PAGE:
Polish president joins tributes to Nobel prize-winner, calling her the country’s ‘guardian spirit’.
By Alison Flood
Polish poet and Nobel laureate Wislawa Szymborska, whose beguilingly simple, playful poems spoke to the heart of everyday life, died yesterday aged 88.
Described by the Nobel committee as the “Mozart of poetry” but with “something of the fury of Beethoven” – and by an Italian newspaper as the “Greta Garbo of World Poetry” – Szymborska died in her sleep from lung cancer, said her personal secretary Michal Rusinek.
Speaking on Wednesday, Poland’s president Bronislaw Komorowski called her the country’s “guardian spirit”. Her poems “were brilliant advice, through which the world became more understandable”, he said; they showed the importance of finding value “in the daily bustle”.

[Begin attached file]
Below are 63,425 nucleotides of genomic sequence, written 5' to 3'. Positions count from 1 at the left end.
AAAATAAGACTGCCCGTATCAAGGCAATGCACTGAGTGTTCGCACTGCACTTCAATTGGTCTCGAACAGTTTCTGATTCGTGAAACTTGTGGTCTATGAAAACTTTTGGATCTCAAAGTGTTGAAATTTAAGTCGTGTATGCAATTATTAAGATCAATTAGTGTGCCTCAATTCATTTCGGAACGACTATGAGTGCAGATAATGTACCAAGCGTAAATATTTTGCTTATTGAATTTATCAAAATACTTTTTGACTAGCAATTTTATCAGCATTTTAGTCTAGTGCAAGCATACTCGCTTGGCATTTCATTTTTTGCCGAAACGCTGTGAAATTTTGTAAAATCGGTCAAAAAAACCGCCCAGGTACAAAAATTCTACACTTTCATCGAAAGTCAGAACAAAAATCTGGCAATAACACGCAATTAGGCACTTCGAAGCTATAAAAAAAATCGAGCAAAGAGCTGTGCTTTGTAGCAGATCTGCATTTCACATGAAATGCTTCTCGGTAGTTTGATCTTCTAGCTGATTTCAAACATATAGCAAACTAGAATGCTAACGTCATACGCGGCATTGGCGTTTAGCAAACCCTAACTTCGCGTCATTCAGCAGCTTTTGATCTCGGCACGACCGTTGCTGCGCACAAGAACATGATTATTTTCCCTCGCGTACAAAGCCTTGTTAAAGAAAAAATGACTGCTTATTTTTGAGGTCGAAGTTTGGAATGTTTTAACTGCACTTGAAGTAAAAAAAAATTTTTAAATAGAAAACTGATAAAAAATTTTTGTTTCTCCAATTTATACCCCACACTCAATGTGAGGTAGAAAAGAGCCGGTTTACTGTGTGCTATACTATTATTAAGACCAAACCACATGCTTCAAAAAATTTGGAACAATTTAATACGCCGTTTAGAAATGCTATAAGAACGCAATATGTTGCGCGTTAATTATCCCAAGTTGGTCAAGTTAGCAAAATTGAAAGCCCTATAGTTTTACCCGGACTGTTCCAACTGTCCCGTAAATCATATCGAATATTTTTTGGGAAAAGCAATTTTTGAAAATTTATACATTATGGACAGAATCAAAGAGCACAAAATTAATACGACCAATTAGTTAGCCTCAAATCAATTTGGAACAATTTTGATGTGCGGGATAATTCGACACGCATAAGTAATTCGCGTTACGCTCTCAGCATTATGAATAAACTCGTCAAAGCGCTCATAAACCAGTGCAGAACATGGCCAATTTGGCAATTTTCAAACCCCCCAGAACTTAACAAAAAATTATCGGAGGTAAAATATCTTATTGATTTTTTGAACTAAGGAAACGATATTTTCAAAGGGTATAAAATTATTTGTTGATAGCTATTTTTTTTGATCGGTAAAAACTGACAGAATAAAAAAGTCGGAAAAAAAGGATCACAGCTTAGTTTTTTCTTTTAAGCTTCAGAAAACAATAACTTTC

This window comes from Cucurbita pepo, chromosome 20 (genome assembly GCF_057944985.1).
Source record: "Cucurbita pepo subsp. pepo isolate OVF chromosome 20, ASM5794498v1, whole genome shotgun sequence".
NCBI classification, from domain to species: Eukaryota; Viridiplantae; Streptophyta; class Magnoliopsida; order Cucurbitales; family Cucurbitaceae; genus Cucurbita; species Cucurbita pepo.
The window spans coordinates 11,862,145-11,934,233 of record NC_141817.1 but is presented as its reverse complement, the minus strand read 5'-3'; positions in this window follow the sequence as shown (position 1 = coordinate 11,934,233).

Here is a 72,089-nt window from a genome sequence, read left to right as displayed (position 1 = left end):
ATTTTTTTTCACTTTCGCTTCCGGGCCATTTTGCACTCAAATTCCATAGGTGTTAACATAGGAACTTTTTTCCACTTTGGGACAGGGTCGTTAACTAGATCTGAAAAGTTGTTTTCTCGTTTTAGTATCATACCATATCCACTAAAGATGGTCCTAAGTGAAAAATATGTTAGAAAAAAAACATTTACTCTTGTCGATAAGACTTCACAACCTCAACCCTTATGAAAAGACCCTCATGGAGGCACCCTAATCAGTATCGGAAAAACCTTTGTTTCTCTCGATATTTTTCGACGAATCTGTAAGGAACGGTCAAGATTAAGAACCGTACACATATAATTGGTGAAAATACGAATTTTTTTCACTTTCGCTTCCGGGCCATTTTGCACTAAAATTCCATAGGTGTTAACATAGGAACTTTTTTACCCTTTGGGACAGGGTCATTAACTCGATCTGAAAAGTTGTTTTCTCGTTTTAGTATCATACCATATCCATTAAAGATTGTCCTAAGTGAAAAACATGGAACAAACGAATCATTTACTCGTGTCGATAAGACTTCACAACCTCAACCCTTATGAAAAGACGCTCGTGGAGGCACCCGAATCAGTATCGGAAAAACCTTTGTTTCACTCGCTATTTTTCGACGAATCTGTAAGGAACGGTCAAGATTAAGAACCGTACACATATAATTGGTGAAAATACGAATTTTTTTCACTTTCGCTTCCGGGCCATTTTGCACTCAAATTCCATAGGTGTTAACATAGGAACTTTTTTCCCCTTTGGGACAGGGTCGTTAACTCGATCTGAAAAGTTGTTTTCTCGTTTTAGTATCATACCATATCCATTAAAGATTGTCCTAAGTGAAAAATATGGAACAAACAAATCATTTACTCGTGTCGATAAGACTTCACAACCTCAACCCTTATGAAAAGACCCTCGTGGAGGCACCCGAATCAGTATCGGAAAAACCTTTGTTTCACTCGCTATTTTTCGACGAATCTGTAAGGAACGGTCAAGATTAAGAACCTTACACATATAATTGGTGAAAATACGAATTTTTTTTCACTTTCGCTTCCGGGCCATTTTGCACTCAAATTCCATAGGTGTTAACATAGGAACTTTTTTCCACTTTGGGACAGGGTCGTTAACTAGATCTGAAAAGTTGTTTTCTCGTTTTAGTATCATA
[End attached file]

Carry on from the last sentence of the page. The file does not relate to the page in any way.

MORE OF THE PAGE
Born in the Polish village of Bnin in 1923, Szymborska moved to Krakow eight years later and lived there until her death. She studied Polish philology and sociology at the city’s university, and published her first poem in March 1945, “Szukam slowa” (I am Looking for a Word), in the daily Dziennik Polski. Her first collection, That’s What We Live For (1952), was written under Poland’s communist regime and was an expression of socialist realism; she later renounced the Stalin-era verse of her first two books, going on to mock communism in later collections. Her writing, always accessible, which by her death stretched to around 400 poems, was known and loved across Poland, often learned by heart, with “Cat in an Empty Apartment” recited across the country.
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